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© 2011 Pearson Education, Inc. 2 Designing a Healthful Diet.

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1 © 2011 Pearson Education, Inc. 2 Designing a Healthful Diet

2 © 2011 Pearson Education, Inc. A Healthful Diet A healthful diet provides the proper combination of energy and nutrients A healthful diet is: Adequate Moderate Balanced Varied

3 © 2011 Pearson Education, Inc. A Healthful Diet Is Adequate An adequate diet provides enough energy, nutrients, fiber, and vitamins to maintain a person’s health Undernutrition occurs if a person’s diet contains inadequate levels of several nutrients for a long period of time

4 © 2011 Pearson Education, Inc. A Healthful Diet Is Moderate Moderation refers to eating any foods in moderate amounts—not too much and not too little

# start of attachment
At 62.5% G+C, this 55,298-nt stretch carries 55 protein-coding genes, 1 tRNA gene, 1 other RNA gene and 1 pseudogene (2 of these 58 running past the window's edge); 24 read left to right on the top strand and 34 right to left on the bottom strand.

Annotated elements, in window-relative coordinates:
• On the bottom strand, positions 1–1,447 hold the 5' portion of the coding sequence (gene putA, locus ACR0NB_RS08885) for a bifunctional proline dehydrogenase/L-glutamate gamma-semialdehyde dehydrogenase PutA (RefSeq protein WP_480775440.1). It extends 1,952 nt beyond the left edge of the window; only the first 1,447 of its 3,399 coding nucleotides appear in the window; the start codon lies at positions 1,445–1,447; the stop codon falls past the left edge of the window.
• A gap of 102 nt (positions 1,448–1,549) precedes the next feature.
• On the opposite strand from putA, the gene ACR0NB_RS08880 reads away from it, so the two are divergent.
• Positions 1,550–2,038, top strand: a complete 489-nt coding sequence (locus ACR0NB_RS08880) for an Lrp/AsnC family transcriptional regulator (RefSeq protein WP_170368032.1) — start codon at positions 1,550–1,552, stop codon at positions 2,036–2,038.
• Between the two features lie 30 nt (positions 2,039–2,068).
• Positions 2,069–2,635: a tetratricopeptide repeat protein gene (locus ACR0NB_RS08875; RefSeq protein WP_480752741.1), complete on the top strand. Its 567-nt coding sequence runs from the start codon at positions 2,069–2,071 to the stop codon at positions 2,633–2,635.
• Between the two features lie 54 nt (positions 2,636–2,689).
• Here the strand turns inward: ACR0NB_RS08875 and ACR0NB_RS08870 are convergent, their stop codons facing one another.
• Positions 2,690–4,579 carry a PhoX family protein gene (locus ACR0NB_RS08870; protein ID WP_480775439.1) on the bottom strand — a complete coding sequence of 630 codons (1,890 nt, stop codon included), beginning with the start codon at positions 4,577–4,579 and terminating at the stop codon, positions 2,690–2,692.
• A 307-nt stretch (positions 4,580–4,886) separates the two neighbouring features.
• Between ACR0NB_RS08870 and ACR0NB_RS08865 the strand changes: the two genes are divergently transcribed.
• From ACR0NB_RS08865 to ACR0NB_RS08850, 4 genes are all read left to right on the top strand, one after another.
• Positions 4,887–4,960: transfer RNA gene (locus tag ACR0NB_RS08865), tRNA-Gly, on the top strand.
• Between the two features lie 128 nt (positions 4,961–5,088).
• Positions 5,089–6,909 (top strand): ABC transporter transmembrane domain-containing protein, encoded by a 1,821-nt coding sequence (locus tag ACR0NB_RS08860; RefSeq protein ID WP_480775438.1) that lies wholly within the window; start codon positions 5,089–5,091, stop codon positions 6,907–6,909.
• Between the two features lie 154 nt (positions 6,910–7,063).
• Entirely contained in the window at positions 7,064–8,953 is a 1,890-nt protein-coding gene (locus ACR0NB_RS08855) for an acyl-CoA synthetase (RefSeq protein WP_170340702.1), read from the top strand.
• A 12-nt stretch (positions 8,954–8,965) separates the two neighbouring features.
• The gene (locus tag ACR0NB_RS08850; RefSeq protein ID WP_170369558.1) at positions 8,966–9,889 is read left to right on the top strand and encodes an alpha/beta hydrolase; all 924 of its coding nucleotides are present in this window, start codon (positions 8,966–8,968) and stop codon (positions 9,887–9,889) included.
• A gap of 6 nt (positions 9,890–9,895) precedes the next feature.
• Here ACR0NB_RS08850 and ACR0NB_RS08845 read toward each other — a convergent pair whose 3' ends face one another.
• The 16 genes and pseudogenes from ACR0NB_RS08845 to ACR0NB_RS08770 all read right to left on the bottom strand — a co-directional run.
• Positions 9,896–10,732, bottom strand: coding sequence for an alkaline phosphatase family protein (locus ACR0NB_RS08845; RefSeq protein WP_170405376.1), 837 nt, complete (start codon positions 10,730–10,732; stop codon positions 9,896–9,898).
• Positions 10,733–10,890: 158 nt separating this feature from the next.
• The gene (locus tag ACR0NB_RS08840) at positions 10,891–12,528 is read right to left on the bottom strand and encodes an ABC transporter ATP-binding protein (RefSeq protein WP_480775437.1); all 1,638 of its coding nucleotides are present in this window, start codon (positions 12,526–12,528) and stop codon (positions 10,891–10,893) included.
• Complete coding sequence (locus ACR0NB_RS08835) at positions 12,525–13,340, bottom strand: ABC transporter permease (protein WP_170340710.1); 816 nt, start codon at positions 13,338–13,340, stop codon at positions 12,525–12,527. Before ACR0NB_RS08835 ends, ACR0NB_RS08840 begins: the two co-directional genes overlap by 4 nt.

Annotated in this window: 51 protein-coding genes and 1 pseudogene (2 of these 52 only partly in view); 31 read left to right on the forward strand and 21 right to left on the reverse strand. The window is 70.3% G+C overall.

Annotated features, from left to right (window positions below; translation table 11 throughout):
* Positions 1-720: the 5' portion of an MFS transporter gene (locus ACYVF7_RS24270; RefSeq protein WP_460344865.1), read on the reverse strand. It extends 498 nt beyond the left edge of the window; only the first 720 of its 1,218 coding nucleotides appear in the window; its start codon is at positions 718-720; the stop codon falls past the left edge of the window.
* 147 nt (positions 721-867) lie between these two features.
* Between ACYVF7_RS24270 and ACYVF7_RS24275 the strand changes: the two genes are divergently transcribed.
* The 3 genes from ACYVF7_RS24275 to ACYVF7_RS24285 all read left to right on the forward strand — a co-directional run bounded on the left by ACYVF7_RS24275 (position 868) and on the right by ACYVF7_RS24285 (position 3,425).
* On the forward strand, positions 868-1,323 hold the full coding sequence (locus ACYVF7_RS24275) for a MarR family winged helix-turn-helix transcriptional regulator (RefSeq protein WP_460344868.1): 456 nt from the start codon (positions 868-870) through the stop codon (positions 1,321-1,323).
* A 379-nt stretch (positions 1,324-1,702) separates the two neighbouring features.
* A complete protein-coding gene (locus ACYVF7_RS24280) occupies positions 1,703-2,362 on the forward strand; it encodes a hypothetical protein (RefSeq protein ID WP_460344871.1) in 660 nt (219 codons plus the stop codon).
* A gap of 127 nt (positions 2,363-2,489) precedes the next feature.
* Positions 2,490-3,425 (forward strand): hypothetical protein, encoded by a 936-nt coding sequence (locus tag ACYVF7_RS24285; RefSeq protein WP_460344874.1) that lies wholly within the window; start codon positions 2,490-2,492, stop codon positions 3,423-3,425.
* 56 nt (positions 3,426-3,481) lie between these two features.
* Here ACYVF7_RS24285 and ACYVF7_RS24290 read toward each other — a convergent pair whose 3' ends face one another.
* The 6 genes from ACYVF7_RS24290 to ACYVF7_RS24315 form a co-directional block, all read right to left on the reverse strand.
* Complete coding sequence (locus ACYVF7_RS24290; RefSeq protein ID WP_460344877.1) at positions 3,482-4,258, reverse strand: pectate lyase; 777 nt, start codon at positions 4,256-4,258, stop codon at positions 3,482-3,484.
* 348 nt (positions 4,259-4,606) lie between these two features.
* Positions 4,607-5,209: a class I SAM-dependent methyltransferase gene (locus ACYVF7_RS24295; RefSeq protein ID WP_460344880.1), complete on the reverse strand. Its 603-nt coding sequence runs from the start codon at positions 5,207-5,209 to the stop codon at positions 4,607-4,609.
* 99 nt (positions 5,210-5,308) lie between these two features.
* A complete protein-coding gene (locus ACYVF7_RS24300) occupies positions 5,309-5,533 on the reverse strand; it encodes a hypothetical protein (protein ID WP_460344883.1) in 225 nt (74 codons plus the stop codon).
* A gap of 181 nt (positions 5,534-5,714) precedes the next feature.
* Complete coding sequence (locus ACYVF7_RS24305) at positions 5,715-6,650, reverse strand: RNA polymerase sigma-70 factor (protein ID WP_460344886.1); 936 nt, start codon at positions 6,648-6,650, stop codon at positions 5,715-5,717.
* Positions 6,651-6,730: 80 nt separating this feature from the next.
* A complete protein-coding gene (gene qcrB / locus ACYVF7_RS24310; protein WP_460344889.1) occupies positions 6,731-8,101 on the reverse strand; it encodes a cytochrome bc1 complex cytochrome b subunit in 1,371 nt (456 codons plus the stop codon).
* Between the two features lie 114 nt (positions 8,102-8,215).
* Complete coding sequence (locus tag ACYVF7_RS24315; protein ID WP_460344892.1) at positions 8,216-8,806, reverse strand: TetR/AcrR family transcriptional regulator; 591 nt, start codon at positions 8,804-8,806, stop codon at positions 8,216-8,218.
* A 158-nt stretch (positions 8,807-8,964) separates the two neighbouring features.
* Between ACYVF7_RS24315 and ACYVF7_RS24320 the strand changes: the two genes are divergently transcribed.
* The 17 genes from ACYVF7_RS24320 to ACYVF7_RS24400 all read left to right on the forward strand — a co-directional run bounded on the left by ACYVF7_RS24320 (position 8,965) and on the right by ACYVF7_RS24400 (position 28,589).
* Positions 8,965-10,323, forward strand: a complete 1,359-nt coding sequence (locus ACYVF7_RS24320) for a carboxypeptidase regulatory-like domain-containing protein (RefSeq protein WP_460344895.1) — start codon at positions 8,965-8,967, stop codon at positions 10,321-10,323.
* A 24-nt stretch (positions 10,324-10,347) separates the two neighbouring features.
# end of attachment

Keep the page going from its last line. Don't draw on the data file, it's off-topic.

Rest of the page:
5 © 2011 Pearson Education, Inc. A Healthful Diet Is Balanced A balanced diet contains the combinations of foods that provide the proper proportions of nutrients

6 © 2011 Pearson Education, Inc. A Healthful Diet Is Varied Variety refers to eating many different foods from the different food groups on a regular basis

7 © 2011 Pearson Education, Inc. Designing a Healthful Diet The tools for designing a healthful diet include: Food labels Dietary Guidelines for Americans MyPyramid

8 © 2011 Pearson Education, Inc. Food Labels The FDA requires food labels on most products. These labels must include: 1.A statement of identity 2.Net contents of the package 3.Ingredient list 4.Manufacturer’s name and address 5.Nutrition information (Nutrition Facts Panel) Reading Labels

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10 Nutrition Facts Panel Learn more about an individual food Compare one food with another

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12 Nutrition Facts Panel 1.Serving size and servings per container Serving sizes are based on the amounts people typically eat for each food 2.Calories and calories from fat per serving This information can be used to determine if a product is relatively high in fat